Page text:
Britain’s Queen Elizabeth II, who is also New Zealand’s head of state, said in a statement she had been “utterly shocked” by the news. “My thoughts are with all those who have been affected by this dreadful event,” the statement said. (BBC)
The earthquake hit the country’s South Island just before 1 p.m. local time, and the United States Geological Survey said it was part of an aftershock sequence from a magnitude 7.1 earthquake that rocked the same area in September, but caused no casualties. “There is more substantial damage to buildings than there was during the original earthquake,” the civil defence minister, John Carter, told reporters in the capital, Wellington. Tuesday’s tremor was centered about six miles down from Christchurch, and was only about three miles underground, possibly making it more destructive. Though it was shorter in duration and lower in magnitude, many residents said the earthquake felt more violent than September’s. The quake caused 30 millions of ice to break off the Tasman glacier. It is the biggest glacier in New Zealand, about 200 kilometers from Christchurch.
Several news outlets reported extensive devastation to the nearby seaside town of Lyttelton, nearest the epicenter of the quake. According to the Associated Press, the earthquake dislodged 30 million tons of ice from the Tasman Glacier in the Southern Alps that slid into a lake, creating waves up to 11 feet high. The A.P. also reported that an American delegation of 43 government, business and community leaders in the city for a United States New Zealand Partnership Forum meeting were thought to be safe. It said that nine congressmen attended the meeting had left the city before the disaster.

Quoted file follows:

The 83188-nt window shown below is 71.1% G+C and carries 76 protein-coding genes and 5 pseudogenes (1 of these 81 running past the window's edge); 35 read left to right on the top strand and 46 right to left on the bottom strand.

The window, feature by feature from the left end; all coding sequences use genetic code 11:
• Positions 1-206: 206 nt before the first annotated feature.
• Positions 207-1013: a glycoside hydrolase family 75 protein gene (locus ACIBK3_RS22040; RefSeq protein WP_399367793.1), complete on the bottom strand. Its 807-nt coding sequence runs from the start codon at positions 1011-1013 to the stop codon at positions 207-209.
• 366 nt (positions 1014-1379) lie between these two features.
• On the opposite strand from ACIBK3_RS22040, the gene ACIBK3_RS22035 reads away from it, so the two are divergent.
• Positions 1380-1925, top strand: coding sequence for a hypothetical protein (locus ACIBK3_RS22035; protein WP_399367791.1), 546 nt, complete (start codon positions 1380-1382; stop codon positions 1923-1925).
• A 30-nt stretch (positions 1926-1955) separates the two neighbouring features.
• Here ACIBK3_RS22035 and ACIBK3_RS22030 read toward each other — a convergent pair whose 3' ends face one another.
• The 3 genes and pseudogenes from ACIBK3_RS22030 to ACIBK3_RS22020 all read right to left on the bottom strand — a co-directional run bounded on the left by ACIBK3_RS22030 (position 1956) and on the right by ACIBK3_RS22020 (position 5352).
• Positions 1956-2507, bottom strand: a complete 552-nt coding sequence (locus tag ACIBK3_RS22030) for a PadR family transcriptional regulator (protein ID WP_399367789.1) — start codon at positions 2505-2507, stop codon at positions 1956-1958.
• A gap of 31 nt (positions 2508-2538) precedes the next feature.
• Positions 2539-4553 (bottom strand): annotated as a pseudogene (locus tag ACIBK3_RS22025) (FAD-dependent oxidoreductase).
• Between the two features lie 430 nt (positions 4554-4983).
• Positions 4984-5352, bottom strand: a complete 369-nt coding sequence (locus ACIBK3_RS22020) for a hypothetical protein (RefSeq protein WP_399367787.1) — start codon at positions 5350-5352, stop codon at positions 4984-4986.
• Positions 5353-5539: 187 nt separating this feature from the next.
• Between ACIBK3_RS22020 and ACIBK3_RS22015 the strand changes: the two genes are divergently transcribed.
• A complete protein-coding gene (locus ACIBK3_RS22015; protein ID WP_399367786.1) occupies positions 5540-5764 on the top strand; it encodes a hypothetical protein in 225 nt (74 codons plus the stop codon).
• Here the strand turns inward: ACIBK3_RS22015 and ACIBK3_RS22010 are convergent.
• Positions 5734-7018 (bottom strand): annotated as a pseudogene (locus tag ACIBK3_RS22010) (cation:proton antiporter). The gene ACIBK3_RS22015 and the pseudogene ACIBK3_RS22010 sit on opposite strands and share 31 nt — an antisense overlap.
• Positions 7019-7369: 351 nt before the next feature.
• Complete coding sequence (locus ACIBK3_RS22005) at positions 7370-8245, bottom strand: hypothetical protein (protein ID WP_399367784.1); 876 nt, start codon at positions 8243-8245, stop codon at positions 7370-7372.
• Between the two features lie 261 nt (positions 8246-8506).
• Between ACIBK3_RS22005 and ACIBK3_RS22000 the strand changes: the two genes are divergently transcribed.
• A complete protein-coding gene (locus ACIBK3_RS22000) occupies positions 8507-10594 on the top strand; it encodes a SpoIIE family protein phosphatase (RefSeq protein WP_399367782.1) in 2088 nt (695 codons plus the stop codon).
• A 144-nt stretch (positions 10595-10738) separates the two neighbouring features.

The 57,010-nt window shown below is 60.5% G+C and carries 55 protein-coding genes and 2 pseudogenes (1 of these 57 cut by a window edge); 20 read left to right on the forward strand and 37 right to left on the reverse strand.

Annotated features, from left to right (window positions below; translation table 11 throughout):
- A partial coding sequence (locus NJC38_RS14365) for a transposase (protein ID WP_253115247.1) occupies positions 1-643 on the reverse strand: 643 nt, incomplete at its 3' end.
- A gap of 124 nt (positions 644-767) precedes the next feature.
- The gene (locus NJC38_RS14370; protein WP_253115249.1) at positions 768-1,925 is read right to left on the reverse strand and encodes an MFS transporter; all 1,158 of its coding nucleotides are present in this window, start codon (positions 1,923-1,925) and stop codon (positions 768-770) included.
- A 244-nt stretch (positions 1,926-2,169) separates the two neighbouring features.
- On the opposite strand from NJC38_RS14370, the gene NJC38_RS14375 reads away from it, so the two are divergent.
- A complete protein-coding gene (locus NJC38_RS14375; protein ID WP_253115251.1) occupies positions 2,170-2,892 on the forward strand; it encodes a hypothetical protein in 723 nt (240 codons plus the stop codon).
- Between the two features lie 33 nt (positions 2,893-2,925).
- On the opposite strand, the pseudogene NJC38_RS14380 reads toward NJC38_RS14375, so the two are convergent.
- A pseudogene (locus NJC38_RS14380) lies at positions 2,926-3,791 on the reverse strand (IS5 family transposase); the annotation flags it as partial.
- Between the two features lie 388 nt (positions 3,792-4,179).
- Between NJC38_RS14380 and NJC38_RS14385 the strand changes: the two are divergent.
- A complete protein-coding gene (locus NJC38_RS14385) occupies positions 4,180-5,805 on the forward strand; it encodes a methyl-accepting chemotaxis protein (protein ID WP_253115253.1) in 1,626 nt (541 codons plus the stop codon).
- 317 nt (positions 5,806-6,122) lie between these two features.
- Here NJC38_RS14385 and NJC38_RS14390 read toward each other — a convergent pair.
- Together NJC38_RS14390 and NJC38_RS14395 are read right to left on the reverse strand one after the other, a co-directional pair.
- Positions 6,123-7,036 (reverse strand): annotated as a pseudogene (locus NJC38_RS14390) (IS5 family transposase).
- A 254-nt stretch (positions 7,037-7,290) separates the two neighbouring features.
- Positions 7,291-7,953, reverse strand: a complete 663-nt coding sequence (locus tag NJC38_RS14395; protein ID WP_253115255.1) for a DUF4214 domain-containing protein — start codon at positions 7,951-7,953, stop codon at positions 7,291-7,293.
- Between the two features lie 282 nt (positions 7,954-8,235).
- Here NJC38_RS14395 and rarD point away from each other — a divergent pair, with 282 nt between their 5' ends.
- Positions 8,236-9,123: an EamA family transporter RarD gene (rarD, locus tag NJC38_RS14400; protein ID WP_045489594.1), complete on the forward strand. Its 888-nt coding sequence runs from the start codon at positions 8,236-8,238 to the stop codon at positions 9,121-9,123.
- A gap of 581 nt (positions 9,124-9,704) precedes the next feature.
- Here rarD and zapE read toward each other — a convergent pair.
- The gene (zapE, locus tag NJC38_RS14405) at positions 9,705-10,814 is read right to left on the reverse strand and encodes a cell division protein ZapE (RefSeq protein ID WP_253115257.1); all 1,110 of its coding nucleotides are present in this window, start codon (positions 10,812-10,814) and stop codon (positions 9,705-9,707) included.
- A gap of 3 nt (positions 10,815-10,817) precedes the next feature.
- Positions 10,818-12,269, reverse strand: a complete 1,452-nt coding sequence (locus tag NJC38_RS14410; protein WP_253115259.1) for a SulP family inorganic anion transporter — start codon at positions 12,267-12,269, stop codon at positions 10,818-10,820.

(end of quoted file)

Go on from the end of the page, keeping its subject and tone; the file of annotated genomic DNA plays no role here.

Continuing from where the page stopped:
In Canada, the Department of Foreign Affairs said it had no reports of any Canadians affected by the earthquake. Speaking to reporters in Victoria Tuesday, Prime Minister Stephen Harper said the situation was affecting him personally because he and his wife Laureen have friends there whom they have not been able to contact since the quake hit. Laureen Harper also lived there for a time when she was younger. Harper said he has been in contact with the New Zealand Prime Minister John Key, and pledged assistance. However, Harper didn’t say anything specific about what Canada would contribute. Earlier Wednesday, Harper issued a statement extending his “deepest sympathies” to those who lost loved ones in the quake. “The thoughts and prayers of Canadians are with all those affected by the earthquake. Canada is standing by to offer any possible assistance to New Zealand in responding to this natural disaster,” the statement said. (CBC)